After completion of the build process for the Device Endpoint container image, it should be available in the container registry of the Docker environment, which is then made available to the Industrial Edge framework.

Onboarding of the IED device to IEM

Use the Industrial Edge Manager (IEM) for the following steps:

  1. create new edge device
  2. set edge device information
  3. set edge device network information
  4. set edge device proxy settings

Building the Industrial Edge framework application for MRS Device Endpoint

The overall process to build an Industrial Edge (IE) framework application is as follows:
1. Register the Docker engine in IEAP, if not done yet
- click on + Docker Engine
- Select HTTP as protocol and specify the IP address of the Docker engine and its port (2375). Don't tick TLS. A successful registration of the Docker engine is reflected on the left side of the command ribbon, showing its IP address.
2. Create a standalone application in IEAP
- Click on the + Create button in the Standalone Applications panel, in order to create a new Standalone Application as basis for the Industrial Edge application to be built.
- Most important is the field Repository Name, which specifies the name of the Industrial Edge application container image (i.e., its repository name), and which will be provided by the container registry of the connected Docker engine. Please note, that the referenced container image name needs to be unique across the Industrial Edge framework (!), even if the same container image shall be used for another instantiation of the same Industrial Edge framework application.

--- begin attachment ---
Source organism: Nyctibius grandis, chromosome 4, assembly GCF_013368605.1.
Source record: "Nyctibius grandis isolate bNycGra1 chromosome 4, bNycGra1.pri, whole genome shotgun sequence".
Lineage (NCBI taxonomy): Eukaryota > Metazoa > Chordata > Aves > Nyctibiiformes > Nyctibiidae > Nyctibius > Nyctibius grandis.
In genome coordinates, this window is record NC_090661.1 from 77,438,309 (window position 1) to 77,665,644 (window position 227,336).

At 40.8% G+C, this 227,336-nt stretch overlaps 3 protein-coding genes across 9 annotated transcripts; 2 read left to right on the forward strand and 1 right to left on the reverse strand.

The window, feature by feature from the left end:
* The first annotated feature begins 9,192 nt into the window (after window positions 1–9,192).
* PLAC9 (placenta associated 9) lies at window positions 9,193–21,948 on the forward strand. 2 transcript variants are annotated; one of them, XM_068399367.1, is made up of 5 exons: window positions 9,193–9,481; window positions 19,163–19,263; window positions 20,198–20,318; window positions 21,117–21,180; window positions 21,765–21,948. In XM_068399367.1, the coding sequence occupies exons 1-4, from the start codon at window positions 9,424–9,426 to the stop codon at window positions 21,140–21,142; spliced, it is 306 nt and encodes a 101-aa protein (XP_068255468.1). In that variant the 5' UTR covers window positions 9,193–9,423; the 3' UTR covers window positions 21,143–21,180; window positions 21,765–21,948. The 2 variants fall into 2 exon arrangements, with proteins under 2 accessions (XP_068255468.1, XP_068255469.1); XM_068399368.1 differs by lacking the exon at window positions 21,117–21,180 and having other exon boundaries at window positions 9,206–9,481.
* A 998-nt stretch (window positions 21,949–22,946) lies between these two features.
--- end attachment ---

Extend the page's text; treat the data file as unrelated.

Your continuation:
- also select an appropriate tile icon to represent the Standalone Application
3. Assign a version to the standalone application using IEAP
- click on the tile for the new Standalone Application, which you created in the previous step. Next, click the + Add New Version actions button
- in the next dialog, specify the version of the Docker Compose .yaml file, that is required to describe the orchestrated Industrial Edge application (which might consist of several individual Docker container images, each representing a service to be orchestrated as part of the Industrial Edge application). Take the version from the docker-compose.yaml file, that is to be imported in the subsequent step, e.g. 2.4
- next, click on the Import YAML button in the panel of the selected standalone application
- Note: A docker-compose.yaml file specifies the various services it will orchestrate by means of several services sections. For each service, it specifies a container image. For the MRS Device Endpoint as an Industrial Edge application, there is only one service to orchestrate, namely the containerized MRS Client. Thus, the docker-compose.yaml file needs to specify only one services section, the one for the MRS Endpoint. Please ensure, that the referenced container image in the MRS Endpoint service section in the docker-compose.yaml file specifies a valid container image (i.e. repository name and tag), that the container registry of the Docker engine does provide.
- edit the docker-compose.yaml file and optionally remove the /publish and /cfg-data folders
- set the memory limit of the Industrial Edge application, e.g. 128MB, which is suitable for the MRS Endpoint